About Vermont Humanities
Our staff and board have had many complex conversations since the December announcement that the University of Vermont plans to eliminate 23 programs in the coming years, most in humanities disciplines.
We speak with Meg Mott—political theory professor, constitutional scholar, and the moderator at Putney’s town meeting—about the ongoing threats to Vermont’s town meeting tradition.
Town meeting is central to our identity as a little state on a human scale that does things differently. But what happens to town meeting when it needs to change during a pandemic? Or when it changes because Vermont itself has changed?
We examine some of the products that people have mailed from and to Vermont, from maple syrup to complete houses and almost everything in between.
Dr. Laura Jiménez joins Vermont State Librarian Jason Broughton to examine ways to lead effective discussions centered on diversity and antiracism.
Tim Wise, one of the leading anti-racist writers and educators in the country, gave a stirring keynote presentation at the St. Joseph’s Cathedral in Burlington for a ceremony remembering the life of Dr. Martin Luther King, Jr.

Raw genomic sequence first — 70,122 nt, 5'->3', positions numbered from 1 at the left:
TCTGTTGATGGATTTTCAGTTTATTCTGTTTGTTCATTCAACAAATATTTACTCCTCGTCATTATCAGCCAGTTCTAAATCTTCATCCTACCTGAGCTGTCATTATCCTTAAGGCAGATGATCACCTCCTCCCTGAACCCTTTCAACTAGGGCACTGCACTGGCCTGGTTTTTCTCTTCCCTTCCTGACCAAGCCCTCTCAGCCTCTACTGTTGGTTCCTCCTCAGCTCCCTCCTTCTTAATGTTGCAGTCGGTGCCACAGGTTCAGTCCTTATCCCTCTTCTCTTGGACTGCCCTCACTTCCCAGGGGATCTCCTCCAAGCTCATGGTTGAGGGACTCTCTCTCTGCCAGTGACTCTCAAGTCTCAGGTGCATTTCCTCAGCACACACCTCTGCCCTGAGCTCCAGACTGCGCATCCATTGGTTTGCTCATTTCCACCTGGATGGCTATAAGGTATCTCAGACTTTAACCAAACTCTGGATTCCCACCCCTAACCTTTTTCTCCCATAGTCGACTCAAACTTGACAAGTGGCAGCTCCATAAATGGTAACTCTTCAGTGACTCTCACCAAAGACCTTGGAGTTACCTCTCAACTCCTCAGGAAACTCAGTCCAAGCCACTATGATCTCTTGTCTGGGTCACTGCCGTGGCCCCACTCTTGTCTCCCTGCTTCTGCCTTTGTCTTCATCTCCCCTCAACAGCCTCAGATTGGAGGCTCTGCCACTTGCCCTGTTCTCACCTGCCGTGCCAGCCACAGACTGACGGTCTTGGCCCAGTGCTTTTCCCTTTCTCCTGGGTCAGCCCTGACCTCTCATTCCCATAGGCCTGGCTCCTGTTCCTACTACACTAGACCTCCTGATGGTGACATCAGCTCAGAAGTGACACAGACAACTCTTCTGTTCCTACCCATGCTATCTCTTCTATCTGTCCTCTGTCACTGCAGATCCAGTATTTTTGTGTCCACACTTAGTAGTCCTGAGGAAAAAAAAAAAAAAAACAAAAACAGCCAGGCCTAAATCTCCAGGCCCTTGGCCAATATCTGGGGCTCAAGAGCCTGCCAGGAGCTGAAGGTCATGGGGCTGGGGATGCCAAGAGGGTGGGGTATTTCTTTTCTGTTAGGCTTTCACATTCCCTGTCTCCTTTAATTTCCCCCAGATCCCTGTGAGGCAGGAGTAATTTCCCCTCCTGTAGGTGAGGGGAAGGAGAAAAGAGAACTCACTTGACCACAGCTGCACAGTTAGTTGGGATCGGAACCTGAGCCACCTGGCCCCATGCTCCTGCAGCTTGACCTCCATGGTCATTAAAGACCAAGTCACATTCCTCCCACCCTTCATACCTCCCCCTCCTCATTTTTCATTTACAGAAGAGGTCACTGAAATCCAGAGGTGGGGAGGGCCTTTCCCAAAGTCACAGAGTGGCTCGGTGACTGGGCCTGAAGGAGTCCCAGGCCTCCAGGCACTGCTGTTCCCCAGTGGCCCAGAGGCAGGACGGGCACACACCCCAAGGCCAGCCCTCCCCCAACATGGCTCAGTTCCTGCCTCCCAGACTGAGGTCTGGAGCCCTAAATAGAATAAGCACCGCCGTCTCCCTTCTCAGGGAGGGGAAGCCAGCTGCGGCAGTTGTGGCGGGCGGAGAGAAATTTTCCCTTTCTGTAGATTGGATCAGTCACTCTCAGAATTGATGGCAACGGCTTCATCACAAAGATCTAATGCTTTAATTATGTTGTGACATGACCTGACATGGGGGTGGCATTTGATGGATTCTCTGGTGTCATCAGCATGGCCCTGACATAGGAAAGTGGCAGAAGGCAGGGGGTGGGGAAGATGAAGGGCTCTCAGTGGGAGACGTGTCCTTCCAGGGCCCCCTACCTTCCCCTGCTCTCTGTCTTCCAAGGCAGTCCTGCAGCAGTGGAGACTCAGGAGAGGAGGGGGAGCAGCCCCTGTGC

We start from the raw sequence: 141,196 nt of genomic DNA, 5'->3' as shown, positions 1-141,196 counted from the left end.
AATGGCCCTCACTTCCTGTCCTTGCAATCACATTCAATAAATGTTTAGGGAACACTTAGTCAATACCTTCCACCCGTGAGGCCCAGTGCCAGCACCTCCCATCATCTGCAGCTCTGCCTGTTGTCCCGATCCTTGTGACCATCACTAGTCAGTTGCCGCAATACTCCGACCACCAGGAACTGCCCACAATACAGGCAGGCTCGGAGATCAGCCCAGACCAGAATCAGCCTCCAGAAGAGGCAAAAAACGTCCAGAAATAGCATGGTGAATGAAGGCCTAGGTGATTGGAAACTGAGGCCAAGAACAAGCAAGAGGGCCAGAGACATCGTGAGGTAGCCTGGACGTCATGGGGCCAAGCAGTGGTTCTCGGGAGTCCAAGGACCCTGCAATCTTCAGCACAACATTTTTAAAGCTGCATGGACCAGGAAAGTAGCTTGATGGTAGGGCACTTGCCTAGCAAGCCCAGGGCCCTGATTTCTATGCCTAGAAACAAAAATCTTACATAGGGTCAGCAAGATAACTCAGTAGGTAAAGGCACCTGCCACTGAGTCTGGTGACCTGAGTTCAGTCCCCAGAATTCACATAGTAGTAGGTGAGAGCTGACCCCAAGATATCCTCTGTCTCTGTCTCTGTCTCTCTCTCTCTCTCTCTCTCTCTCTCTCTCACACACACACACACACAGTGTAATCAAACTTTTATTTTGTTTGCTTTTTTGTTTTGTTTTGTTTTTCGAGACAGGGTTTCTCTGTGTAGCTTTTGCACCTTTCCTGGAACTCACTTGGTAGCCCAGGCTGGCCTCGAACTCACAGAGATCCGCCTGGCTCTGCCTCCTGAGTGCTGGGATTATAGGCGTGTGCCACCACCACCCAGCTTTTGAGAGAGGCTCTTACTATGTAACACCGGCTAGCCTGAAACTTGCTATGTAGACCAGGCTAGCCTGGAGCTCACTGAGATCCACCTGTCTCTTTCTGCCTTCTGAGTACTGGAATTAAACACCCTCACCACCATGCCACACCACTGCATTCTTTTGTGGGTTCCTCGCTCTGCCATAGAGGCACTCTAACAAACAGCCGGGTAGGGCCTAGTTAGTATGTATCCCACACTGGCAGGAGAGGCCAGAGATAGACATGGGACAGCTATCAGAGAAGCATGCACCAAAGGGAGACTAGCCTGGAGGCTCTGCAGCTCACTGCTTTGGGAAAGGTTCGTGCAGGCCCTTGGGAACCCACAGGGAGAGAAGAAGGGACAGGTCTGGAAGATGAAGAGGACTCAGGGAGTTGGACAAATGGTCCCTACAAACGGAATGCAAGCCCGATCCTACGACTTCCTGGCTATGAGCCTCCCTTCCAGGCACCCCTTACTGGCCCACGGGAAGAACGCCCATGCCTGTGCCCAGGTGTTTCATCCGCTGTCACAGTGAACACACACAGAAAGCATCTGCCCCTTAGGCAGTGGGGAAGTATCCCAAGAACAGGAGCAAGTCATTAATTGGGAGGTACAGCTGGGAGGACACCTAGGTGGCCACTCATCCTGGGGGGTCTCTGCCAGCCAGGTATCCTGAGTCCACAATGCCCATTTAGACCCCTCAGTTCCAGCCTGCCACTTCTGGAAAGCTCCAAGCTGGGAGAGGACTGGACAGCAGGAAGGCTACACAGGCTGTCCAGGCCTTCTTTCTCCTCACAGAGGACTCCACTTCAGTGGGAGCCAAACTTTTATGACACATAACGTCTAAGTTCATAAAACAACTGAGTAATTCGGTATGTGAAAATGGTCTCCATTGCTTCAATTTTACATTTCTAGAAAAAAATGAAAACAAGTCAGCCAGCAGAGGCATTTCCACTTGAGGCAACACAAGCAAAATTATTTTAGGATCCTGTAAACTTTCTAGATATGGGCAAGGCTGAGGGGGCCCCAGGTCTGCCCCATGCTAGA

Vermont Humanities has announced that it will offer its First Wednesdays series of humanities lectures online via Zoom and its social media channels through May, the remainder of its 2020-2021 season.
In 2020, the “Get Thee to the Funnery” Shakespeare camp took on the controversial Shakespeare play, “Merchant of Venice” and used it to confront prejudice and hate speech, deal with the pandemic lockdown, and examine the Black Lives Matter movement.
Vermont Humanities announced its participation in a nationwide initiative about civics and electoral participation that will bring digital civics events to Vermont over a four-month period.
Vermont Humanities staffers share their favorite moments from this sad, strange, and sometimes uplifting year. Includes clips from our Words in the Woods, First Wednesdays, Speakers Bureau, and Vermont Reads programs.
Vermont Humanities recently won one of two 2020 Schwartz Prizes for best public humanities programming in the U.S. for Vermont Reads 2019: “March: Book One.”
Yvonne Daley interviews David Moats, her former colleague from the Rutland Herald, about Moats’ series of Pulitzer Prize-winning editorials on the divisive issues arising from civil unions for same-sex couples.